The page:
Kelly said the airline is studying bookings carefully and if there is demand to and from Minneapolis and Boston from Las Vegas, the airline will look at adding nonstop flights.
That won’t be the case in New York. Because the New York Port Authority restricts flights to LaGuardia with a 1,500-mile “perimeter rule” to manage the crowded airspace over the city, it’s highly unlikely Southwest would ever have nonstop between Las Vegas and LaGuardia.
Even though Southwest successfully battled a similar restriction at Dallas’ Love Field, Kelly said the airline has no interest in challenging the perimeter rule because the reward isn’t worth the investment in resources. Southwest will have eight daily trips in and out of LaGuardia when service begins June 28, which was all it could get when it purchased slot and gate assets from defunct ATA Airlines.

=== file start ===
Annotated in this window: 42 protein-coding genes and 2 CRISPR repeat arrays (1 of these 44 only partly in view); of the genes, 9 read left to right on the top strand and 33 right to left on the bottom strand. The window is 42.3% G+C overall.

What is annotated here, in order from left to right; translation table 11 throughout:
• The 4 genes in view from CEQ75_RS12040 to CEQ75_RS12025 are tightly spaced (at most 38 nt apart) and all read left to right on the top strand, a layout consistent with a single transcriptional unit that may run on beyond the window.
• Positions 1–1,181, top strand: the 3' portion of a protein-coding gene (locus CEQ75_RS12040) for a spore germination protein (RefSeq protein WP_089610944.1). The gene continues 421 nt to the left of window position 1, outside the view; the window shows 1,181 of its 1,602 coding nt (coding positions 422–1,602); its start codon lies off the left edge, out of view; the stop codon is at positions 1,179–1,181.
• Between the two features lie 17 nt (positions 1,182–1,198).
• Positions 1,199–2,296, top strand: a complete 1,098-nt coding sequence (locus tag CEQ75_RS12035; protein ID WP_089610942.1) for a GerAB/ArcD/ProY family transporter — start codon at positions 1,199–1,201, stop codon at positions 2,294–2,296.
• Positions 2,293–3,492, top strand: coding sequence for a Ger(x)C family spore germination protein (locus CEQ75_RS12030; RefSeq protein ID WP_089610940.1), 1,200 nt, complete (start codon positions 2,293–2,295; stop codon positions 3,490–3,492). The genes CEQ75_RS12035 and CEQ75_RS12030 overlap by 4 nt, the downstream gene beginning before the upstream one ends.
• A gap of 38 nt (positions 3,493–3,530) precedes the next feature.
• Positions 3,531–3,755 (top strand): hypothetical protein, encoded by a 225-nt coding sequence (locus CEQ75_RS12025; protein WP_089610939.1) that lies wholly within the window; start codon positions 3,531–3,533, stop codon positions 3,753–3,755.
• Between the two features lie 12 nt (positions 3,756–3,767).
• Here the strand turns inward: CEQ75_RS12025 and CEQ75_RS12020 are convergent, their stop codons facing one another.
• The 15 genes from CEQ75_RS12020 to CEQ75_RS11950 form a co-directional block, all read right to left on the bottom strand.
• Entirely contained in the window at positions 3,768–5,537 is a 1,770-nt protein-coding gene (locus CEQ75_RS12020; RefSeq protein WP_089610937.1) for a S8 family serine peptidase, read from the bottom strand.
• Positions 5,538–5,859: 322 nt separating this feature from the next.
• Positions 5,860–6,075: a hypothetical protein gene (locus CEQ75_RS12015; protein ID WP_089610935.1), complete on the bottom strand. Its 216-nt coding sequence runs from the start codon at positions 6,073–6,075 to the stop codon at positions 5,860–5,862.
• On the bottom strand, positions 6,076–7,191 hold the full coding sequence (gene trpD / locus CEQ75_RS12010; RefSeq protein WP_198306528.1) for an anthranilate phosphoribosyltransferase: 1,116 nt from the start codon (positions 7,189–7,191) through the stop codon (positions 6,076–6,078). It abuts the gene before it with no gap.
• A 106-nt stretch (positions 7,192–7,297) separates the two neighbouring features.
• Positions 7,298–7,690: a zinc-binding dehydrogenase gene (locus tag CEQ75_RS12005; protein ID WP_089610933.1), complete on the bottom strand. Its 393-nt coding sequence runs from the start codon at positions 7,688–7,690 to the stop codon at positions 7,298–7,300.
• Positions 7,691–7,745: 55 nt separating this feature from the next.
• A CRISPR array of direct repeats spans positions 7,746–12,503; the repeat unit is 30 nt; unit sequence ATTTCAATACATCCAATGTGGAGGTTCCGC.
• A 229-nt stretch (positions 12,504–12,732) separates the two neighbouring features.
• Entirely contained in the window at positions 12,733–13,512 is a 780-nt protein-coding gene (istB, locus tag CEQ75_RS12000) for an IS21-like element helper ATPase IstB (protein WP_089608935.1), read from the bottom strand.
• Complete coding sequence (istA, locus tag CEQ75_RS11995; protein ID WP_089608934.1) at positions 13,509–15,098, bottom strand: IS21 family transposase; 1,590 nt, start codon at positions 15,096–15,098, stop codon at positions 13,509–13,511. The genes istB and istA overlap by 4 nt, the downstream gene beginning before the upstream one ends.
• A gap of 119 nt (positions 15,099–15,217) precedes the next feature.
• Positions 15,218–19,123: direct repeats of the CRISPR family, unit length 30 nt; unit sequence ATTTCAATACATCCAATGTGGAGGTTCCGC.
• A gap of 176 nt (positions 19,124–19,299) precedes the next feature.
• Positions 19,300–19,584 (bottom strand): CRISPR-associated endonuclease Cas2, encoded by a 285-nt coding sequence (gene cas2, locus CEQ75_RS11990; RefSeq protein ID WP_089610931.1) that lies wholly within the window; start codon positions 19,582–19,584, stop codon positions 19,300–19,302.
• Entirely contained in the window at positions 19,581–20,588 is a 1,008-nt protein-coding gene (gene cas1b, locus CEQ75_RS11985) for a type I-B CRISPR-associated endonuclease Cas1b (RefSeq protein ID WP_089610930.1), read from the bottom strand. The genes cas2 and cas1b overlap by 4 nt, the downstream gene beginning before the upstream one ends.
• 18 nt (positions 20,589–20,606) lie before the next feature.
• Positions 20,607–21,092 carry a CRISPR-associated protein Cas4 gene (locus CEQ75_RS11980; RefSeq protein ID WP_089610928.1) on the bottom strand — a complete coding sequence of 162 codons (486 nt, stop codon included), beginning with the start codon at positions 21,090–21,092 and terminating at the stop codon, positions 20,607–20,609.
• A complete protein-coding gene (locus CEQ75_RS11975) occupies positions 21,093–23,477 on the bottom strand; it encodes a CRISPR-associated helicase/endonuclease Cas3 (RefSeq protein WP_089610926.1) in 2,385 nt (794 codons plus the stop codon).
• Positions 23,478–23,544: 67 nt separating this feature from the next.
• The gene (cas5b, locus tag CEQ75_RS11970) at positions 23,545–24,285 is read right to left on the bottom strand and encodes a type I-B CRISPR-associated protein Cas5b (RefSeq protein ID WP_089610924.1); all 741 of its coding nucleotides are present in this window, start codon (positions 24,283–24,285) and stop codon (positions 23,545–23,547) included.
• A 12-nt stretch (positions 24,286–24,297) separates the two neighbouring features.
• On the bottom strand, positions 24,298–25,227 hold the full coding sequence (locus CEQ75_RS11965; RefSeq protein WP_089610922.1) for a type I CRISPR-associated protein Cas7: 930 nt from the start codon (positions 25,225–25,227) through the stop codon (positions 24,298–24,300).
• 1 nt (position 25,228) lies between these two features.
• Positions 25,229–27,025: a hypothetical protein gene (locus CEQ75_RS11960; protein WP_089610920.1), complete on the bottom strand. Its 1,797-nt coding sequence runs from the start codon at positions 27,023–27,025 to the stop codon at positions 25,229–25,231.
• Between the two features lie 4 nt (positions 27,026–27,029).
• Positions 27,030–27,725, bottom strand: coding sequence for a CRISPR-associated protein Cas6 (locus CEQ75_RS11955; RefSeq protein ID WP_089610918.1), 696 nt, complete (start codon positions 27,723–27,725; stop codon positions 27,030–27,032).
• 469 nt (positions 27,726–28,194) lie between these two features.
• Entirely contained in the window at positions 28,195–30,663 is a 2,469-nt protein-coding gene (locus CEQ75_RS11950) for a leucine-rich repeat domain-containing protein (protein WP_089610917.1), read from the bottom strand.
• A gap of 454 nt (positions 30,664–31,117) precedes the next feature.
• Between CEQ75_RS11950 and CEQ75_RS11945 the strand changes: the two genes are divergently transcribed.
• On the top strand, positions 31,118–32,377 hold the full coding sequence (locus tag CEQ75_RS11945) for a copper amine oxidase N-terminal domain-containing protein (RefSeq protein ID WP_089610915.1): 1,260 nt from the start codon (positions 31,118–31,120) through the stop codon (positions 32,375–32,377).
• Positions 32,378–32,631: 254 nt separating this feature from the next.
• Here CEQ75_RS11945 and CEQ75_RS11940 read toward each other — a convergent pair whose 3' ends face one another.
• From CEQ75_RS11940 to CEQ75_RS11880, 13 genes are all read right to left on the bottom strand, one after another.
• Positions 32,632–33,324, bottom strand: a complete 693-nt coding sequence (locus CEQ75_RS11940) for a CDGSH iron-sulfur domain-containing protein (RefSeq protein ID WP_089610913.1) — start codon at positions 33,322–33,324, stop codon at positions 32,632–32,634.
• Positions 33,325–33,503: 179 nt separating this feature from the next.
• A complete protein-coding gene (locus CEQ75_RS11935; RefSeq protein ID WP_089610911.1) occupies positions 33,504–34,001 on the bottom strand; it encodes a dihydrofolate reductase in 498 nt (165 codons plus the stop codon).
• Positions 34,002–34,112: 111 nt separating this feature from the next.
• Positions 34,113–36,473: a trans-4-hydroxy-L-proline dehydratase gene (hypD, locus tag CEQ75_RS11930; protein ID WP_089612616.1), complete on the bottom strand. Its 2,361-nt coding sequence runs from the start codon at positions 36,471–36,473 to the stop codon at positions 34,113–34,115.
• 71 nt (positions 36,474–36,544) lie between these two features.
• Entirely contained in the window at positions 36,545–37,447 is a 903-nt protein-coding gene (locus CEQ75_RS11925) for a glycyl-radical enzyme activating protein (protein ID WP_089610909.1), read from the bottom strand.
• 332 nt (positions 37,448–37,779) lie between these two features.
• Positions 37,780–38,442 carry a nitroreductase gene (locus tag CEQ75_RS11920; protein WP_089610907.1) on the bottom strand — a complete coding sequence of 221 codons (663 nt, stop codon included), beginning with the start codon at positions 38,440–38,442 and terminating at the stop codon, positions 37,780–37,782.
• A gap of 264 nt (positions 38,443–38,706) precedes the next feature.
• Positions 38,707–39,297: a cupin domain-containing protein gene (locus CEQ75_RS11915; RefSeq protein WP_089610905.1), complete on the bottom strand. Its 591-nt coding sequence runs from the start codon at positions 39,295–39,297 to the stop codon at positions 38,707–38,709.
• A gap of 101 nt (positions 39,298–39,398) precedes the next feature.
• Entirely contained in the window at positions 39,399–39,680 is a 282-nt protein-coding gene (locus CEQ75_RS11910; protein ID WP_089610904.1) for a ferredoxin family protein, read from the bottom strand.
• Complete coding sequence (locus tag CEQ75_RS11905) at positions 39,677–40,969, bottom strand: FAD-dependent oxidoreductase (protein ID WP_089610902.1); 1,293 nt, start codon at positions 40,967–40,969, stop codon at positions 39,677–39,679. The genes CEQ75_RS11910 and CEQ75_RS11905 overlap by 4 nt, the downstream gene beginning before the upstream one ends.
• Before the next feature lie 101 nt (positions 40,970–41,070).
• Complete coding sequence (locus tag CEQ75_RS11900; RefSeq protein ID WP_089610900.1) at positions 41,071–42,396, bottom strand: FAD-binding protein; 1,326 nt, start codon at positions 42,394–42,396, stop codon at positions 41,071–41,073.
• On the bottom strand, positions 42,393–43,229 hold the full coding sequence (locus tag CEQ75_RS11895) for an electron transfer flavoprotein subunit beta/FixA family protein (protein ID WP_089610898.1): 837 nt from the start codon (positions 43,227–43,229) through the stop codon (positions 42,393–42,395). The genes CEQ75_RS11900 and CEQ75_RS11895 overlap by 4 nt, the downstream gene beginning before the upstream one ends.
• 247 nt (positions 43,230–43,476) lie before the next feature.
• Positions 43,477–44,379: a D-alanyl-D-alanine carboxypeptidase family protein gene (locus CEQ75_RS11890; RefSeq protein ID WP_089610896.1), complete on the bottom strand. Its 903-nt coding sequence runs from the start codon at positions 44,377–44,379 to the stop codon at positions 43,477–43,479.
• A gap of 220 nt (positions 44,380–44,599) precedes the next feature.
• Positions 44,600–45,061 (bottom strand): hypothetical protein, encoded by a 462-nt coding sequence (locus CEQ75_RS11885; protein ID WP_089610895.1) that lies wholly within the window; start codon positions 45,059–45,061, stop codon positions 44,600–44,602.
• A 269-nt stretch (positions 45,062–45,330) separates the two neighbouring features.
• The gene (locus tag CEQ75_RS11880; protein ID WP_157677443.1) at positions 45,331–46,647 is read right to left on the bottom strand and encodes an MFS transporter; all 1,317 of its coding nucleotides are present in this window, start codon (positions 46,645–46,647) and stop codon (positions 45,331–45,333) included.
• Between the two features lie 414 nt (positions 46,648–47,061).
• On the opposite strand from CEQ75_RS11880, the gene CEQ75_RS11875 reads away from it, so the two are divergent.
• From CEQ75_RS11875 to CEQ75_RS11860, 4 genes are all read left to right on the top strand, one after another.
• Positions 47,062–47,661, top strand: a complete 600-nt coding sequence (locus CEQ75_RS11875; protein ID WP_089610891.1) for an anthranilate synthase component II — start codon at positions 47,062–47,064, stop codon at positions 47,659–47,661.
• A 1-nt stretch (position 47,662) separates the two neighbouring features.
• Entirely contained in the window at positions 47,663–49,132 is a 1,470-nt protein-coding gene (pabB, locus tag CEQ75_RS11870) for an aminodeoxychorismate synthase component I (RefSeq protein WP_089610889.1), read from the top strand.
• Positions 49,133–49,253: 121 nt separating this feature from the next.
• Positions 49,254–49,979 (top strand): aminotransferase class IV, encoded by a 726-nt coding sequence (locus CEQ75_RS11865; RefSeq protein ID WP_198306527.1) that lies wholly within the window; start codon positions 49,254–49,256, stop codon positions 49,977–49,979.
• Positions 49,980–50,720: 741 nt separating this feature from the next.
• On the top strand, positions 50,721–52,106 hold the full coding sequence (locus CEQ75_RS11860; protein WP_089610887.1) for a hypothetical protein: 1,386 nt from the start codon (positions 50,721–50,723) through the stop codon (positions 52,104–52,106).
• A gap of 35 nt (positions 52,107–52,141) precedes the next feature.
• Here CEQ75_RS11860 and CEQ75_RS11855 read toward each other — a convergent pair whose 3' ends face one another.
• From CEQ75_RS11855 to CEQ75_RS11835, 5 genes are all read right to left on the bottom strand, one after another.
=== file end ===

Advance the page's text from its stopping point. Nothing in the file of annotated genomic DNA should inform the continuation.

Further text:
“We don’t have a clear path to achieving more slots (at LaGuardia),” Kelly said. “We were at the right place at the right time to acquire the ATA slots. Right now, LaGuardia is a very low priority for us. We’re happy with the eight flights. If we could get a few more, we’d be happier. But we’ve resigned ourselves to that level of activity, and we’re comfortable that we can be successful at that level.”
The other growth opportunity for Southwest involves the code-share agreement with WestJet, which has been one of the few air carriers adding flights at McCarran since the economy went south.
The deal was announced last year. Under code shares, both airlines market each other’s flights, coordinate schedules, have simpler, less expensive flight connections available online and bag handling is coordinated. Under a successful code share, a WestJet customer would fly to a Southwest destination and continue the journey on a Southwest flight and vice versa.
McCarran is one of the few airports that serve both carriers so Las Vegas could be a key part of the deal.
Although airport officials aren’t enamored with flights that use Las Vegas as a transfer point — their main focus is bringing passengers in so they can spend money in the community — the strategy could help the city in the long run.